Every time she had a medical procedure at Levine — some major milestones, others more routine — the staff added a bead to her collection. There are dozens, displayed on a board in front of a message: “I am enrolled in beads of courage!”
On Sunday, Aug. 5, Michael posted pictures from a lakeside home at Lake Norman, loaned to the family by WHKP radio station owner Art Cooley.
“We finally had a mini-vacation at Lake Norman (thank you Art),” Michael said. “Megan was able to go swimming, we had a great time! Family means everything, thank you God for ours.”
With medication, regular checkups and periodic biopsies, Megan should enjoy a healthy life.
“I expect no restrictions for her,” Maxey said.
Asked whether he would hand Megan off to a cardiologist closer to home, Wallis said, “Oh, no no. I told them at the beginning, this is a marriage. I’m not going anywhere.”
“The most important thing is none of this would be possible if people would not donate hearts,” Wallis added. “If you can emphasize something, people need to donate, so that other kids can have a chance of life. That’s a key message here. We need organs to do good work.”
A transplanted heart doesn’t last forever. But with medical advances, they can endure.
“It’s not a cure. That’s the difficult part of this,” Wallis said. “Transplantation is not a cure. We do it so you can have better quality of life.” A transplanted heart can last 14 to 20 years “but that number keeps getting better and better all the time. I think with appropriate medical care she will have great quality of life until we have a better solution. These kids grow normal. They go to school, get married, have kids.”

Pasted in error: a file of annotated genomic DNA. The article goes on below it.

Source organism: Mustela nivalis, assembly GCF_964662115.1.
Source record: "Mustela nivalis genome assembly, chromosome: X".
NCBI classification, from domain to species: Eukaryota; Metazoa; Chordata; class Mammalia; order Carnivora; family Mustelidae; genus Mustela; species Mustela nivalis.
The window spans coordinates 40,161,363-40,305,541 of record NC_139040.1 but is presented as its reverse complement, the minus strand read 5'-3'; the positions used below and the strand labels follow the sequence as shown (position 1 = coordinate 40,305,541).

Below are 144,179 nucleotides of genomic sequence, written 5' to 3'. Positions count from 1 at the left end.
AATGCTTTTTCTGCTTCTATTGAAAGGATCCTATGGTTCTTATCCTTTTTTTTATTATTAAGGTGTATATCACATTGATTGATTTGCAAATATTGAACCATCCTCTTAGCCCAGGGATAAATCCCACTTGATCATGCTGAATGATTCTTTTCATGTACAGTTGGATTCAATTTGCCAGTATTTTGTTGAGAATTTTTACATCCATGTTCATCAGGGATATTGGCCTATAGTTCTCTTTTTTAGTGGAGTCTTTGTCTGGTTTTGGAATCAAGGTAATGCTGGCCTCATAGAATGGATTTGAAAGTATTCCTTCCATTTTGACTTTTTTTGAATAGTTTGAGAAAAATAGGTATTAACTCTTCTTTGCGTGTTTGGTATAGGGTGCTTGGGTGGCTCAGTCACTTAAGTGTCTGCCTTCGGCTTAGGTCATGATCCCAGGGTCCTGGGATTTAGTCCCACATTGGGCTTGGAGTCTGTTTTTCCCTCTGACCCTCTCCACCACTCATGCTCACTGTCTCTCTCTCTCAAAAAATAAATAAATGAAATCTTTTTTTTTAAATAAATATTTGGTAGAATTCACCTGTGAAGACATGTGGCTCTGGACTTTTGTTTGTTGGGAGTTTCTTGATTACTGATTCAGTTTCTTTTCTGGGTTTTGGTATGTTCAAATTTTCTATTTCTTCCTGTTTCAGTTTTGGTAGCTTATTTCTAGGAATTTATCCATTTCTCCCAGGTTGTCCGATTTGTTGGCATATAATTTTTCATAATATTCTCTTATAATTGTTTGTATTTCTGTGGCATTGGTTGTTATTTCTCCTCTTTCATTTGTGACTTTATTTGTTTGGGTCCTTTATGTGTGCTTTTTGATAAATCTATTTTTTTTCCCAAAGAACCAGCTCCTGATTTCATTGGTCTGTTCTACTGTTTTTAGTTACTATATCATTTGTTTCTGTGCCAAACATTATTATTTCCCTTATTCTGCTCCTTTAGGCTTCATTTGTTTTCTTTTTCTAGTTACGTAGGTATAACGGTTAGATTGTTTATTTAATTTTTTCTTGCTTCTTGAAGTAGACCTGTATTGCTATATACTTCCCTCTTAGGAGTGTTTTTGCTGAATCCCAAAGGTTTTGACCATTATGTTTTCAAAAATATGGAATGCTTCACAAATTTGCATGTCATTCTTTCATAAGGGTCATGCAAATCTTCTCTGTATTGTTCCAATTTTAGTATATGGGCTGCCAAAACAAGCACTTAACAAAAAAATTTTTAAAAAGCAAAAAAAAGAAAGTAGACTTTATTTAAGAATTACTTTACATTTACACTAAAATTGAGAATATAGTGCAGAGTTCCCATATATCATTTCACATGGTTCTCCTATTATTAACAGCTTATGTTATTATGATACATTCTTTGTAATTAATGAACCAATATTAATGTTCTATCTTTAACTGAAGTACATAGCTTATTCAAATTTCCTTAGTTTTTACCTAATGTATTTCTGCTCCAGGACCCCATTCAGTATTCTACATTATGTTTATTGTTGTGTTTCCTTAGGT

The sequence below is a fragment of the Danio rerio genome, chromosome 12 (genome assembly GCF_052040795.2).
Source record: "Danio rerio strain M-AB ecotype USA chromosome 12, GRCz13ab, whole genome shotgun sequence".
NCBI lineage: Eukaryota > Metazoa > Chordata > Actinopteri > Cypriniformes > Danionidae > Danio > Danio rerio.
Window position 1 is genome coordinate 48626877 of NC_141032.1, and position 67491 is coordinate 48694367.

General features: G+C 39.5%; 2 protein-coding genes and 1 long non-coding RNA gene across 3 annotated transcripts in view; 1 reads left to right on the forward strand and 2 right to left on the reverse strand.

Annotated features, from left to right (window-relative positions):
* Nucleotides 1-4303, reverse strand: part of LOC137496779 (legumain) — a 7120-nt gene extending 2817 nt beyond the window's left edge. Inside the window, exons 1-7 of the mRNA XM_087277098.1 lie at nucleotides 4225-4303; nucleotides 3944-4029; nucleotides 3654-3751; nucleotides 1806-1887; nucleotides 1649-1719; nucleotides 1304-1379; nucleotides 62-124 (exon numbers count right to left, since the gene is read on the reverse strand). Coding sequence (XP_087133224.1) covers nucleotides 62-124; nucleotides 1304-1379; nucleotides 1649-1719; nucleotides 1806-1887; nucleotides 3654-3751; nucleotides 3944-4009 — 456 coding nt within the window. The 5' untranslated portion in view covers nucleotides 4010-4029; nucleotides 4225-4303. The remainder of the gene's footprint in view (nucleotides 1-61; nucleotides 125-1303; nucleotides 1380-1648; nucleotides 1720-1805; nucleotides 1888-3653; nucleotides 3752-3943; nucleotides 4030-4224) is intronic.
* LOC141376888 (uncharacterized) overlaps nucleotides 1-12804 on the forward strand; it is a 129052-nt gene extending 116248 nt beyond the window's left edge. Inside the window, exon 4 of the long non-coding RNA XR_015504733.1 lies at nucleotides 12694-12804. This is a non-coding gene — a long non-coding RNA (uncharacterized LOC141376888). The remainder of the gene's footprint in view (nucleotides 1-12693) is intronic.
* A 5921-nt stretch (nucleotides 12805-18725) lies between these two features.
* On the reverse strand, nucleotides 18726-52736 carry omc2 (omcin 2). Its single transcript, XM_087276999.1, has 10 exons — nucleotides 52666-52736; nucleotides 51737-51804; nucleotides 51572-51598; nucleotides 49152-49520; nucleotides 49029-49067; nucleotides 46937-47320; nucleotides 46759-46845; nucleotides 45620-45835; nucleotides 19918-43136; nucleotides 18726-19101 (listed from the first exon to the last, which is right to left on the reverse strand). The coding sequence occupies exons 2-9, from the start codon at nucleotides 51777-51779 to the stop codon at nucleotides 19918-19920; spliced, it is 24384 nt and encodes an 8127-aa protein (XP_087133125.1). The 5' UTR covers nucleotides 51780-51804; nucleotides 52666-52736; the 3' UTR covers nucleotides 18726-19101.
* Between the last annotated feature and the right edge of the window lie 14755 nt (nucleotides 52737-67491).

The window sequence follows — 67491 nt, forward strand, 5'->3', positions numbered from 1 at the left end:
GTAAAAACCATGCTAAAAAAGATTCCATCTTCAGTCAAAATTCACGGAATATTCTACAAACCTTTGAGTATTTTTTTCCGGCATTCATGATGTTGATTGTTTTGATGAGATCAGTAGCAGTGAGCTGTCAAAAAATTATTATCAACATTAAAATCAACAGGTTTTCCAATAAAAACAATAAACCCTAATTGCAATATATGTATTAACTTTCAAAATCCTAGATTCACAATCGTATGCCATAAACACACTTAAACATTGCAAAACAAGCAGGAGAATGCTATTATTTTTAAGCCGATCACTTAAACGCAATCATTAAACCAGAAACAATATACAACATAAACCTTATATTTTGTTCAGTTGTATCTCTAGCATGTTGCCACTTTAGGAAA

Can Megan run in the grass, swim in the ocean, dance at her senior prom?
“Yes, absolutely,” Wallis said. “That’s why we do this thing.”

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A “Hit for Megan’s Heart” golf tournament fundraiser is scheduled for Sept. 24 at Kenmure Country Club. The fundraiser is in coordination with the Children’s Organ Transplant Association, a nonprofit organization that provides fundraising assistance and support to families of children who need a life-saving transplant. To register visit For more information about the golf tournament or about sponsorship, fundraising and volunteer opportunities, call (828) 692-4130 or